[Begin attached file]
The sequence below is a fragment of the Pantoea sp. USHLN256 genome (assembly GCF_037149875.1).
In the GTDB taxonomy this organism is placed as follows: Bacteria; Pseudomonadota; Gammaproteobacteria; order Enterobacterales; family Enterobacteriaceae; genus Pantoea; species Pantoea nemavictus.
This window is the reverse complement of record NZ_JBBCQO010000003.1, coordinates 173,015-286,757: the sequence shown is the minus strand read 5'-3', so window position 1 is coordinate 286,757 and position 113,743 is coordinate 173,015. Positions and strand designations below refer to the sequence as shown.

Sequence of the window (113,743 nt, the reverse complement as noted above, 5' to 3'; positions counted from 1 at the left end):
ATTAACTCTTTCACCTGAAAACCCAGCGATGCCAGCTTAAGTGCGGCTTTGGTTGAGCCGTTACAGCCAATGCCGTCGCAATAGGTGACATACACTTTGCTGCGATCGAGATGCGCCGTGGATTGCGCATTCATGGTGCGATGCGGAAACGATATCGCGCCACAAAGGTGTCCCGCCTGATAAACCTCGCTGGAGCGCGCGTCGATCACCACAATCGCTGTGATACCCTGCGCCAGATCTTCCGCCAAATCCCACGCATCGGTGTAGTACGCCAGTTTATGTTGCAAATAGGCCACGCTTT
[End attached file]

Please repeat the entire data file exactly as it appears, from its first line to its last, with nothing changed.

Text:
The sequence below is a fragment of the Pantoea sp. USHLN256 genome (assembly GCF_037149875.1).
In the GTDB taxonomy this organism is placed as follows: Bacteria; Pseudomonadota; Gammaproteobacteria; order Enterobacterales; family Enterobacteriaceae; genus Pantoea; species Pantoea nemavictus.
This window is the reverse complement of record NZ_JBBCQO010000003.1, coordinates 173,015-286,757: the sequence shown is the minus strand read 5'-3', so window position 1 is coordinate 286,757 and position 113,743 is coordinate 173,015. Positions and strand designations below refer to the sequence as shown.

Sequence of the window (113,743 nt, the reverse complement as noted above, 5' to 3'; positions counted from 1 at the left end):
ATTAACTCTTTCACCTGAAAACCCAGCGATGCCAGCTTAAGTGCGGCTTTGGTTGAGCCGTTACAGCCAATGCCGTCGCAATAGGTGACATACACTTTGCTGCGATCGAGATGCGCCGTGGATTGCGCATTCATGGTGCGATGCGGAAACGATATCGCGCCACAAAGGTGTCCCGCCTGATAAACCTCGCTGGAGCGCGCGTCGATCACCACAATCGCTGTGATACCCTGCGCCAGATCTTCCGCCAAATCCCACGCATCGGTGTAGTACGCCAGTTTATGTTGCAAATAGGCCACGCTTT